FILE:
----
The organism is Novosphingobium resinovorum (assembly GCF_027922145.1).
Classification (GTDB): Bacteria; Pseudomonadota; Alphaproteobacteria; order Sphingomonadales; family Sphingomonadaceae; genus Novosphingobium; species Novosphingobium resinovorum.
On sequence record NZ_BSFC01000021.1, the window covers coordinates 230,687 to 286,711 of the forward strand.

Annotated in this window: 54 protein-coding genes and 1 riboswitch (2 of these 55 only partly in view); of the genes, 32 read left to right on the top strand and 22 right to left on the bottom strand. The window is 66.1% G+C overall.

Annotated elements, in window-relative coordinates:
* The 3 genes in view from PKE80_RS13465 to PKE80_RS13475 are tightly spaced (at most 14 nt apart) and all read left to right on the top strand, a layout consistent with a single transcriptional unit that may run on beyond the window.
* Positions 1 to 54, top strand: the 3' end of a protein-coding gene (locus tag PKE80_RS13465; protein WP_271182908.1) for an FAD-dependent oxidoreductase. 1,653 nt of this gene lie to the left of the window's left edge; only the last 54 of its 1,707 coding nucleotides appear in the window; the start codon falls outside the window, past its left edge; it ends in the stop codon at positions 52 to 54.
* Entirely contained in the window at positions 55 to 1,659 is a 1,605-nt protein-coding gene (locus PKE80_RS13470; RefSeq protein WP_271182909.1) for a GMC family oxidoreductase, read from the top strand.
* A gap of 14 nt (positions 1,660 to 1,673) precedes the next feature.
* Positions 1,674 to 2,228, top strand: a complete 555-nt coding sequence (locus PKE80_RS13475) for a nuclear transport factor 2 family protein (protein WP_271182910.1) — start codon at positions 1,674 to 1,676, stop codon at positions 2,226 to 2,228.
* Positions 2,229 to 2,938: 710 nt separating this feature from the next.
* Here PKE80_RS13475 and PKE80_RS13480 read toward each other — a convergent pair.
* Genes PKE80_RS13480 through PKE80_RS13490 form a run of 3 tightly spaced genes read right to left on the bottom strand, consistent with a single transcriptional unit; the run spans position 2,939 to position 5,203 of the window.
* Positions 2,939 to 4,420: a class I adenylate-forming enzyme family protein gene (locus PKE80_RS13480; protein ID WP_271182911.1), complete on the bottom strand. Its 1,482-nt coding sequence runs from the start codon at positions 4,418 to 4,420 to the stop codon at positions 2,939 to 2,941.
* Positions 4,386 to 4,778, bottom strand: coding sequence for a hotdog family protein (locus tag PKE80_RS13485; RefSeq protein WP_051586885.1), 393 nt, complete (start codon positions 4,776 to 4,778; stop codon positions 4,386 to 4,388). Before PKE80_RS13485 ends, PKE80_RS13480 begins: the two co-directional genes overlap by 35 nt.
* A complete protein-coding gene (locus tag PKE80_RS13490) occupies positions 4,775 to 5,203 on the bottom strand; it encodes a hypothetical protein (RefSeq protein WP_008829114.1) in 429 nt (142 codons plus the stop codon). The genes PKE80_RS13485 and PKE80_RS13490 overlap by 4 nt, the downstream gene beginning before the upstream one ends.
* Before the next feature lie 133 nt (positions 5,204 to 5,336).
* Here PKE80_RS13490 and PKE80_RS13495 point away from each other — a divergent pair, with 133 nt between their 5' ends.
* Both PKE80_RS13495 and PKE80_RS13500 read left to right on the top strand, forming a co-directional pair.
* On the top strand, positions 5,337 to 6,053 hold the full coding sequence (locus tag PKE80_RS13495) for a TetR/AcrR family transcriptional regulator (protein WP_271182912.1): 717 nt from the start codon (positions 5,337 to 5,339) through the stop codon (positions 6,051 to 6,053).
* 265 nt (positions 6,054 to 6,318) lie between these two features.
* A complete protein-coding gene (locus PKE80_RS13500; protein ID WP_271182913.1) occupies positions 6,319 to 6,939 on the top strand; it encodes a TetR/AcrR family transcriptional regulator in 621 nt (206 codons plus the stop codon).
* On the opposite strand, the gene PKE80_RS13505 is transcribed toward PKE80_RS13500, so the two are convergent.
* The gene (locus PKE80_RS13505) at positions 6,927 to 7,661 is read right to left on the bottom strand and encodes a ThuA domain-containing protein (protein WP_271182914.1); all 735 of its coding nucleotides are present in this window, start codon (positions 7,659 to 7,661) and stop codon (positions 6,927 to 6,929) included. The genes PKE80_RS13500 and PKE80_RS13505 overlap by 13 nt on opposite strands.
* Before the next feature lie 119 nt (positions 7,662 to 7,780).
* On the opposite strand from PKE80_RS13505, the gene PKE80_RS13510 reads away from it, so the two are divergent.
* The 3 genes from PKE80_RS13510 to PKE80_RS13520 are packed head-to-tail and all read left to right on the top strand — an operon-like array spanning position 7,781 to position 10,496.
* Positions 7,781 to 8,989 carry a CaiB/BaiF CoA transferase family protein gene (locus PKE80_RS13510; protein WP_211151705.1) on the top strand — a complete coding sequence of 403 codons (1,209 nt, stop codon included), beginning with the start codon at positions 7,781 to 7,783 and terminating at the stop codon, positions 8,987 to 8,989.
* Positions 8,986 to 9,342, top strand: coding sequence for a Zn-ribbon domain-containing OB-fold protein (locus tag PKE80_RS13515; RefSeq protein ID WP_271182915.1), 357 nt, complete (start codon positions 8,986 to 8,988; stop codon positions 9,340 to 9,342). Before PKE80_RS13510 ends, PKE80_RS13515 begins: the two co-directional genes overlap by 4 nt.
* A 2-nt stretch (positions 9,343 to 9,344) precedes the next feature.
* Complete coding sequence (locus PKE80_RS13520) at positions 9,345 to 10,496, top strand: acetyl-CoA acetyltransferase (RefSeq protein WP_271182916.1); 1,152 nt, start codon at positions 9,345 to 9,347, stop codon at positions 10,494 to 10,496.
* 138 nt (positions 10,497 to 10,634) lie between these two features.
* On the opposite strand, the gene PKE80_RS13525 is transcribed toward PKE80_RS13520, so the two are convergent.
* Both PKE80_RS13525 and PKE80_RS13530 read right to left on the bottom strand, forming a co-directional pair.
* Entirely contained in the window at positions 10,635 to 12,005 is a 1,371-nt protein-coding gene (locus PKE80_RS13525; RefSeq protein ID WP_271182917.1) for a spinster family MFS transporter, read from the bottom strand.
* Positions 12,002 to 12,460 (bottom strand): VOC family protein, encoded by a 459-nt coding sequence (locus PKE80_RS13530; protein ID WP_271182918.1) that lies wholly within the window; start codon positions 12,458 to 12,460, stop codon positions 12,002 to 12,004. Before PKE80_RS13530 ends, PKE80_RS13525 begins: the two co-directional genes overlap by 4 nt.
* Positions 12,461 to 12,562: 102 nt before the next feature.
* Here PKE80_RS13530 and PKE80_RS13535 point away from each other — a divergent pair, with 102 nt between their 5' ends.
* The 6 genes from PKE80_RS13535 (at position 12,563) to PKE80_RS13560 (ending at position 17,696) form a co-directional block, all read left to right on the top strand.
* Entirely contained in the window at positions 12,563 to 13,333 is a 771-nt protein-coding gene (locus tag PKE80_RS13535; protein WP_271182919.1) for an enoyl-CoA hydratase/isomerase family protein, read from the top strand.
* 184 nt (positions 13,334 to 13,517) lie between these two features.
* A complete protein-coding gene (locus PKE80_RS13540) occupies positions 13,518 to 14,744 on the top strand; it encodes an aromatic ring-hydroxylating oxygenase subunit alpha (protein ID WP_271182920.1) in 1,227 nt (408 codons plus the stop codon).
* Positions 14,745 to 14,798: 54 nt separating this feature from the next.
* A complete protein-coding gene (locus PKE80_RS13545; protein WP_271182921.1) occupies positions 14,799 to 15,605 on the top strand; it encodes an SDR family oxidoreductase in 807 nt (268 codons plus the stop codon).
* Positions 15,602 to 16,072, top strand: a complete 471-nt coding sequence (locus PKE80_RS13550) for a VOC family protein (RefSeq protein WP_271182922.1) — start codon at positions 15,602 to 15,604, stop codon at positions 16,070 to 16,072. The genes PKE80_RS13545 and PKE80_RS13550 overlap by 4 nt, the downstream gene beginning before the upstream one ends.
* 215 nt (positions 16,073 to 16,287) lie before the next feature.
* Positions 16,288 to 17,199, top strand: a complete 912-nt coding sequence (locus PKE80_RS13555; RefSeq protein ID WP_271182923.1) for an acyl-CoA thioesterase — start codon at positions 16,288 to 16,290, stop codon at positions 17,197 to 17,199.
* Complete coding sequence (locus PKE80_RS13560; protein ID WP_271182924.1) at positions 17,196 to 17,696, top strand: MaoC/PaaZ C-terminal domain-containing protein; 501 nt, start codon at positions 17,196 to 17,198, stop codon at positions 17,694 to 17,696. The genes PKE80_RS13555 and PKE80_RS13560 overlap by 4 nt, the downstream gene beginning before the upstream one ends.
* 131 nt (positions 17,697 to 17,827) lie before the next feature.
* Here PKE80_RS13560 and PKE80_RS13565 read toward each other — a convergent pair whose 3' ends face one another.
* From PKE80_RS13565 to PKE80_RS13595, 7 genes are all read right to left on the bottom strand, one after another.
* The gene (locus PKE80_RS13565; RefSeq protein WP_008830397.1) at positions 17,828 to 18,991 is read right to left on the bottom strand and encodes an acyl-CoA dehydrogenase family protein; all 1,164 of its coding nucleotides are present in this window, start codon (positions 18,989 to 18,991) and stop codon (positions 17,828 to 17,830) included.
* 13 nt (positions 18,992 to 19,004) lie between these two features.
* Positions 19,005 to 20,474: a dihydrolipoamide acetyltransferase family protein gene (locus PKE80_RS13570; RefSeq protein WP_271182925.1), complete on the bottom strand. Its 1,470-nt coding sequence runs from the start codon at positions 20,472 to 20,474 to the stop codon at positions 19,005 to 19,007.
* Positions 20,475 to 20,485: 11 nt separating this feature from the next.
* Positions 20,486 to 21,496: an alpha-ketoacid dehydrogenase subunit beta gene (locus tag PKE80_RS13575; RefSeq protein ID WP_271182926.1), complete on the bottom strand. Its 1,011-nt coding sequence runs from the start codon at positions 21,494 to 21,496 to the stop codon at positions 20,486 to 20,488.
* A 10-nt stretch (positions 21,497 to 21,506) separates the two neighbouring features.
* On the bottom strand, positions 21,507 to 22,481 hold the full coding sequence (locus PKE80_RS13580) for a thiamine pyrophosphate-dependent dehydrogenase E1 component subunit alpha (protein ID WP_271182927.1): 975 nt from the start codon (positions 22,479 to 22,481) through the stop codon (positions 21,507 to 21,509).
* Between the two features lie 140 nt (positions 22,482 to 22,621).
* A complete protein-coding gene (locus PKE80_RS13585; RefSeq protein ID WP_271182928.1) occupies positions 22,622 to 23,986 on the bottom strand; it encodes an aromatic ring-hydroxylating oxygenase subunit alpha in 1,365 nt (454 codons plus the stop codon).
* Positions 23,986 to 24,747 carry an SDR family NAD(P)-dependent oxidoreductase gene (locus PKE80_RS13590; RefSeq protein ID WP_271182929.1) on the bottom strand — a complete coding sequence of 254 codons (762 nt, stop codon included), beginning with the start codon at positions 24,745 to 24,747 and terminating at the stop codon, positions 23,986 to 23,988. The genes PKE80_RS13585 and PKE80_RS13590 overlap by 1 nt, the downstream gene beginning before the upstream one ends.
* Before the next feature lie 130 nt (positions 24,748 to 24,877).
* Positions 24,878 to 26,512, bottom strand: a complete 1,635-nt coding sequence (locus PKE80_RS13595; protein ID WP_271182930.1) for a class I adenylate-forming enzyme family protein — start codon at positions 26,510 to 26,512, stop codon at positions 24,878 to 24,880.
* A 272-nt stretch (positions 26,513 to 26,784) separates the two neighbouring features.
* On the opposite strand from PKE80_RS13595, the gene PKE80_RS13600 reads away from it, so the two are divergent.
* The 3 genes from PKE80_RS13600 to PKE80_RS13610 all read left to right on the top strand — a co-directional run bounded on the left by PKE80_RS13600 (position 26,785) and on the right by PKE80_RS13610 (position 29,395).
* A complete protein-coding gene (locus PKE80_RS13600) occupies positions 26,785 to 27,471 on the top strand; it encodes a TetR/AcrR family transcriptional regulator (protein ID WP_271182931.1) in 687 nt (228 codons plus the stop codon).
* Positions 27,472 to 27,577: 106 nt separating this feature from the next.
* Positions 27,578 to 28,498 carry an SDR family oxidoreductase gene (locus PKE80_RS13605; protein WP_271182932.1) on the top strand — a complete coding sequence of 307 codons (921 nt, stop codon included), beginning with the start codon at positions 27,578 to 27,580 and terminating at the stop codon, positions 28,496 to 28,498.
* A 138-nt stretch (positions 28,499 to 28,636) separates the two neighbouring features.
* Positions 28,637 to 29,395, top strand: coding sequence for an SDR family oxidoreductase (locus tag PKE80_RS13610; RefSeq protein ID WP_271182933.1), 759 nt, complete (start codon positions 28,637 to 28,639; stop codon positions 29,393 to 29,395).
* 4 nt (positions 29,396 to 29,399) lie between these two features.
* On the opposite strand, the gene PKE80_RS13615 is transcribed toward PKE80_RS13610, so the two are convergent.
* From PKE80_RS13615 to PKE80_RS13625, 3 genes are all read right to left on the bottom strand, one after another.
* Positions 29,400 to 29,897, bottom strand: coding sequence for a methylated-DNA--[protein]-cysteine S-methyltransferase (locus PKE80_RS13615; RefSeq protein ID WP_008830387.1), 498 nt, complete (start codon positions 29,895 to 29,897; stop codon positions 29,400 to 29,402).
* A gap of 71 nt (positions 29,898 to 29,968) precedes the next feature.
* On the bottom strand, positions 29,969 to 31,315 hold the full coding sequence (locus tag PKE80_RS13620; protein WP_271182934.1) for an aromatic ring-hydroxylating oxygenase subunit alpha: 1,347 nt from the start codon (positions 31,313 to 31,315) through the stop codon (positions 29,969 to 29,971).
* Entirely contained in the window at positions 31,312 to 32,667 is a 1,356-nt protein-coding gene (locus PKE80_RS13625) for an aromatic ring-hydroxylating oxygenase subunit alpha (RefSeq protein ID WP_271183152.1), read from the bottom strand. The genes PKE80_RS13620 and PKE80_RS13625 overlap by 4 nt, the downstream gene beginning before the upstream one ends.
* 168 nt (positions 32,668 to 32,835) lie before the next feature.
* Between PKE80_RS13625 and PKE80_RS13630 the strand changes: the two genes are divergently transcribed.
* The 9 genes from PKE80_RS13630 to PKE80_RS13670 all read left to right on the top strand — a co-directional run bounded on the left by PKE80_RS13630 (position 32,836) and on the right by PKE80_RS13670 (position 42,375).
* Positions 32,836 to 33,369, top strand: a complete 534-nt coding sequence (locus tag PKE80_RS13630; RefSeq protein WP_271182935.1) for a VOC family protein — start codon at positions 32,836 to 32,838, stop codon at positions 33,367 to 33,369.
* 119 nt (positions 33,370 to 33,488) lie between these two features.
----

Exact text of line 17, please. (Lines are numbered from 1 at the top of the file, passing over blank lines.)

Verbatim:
* Before the next feature lie 133 nt (positions 5,204 to 5,336).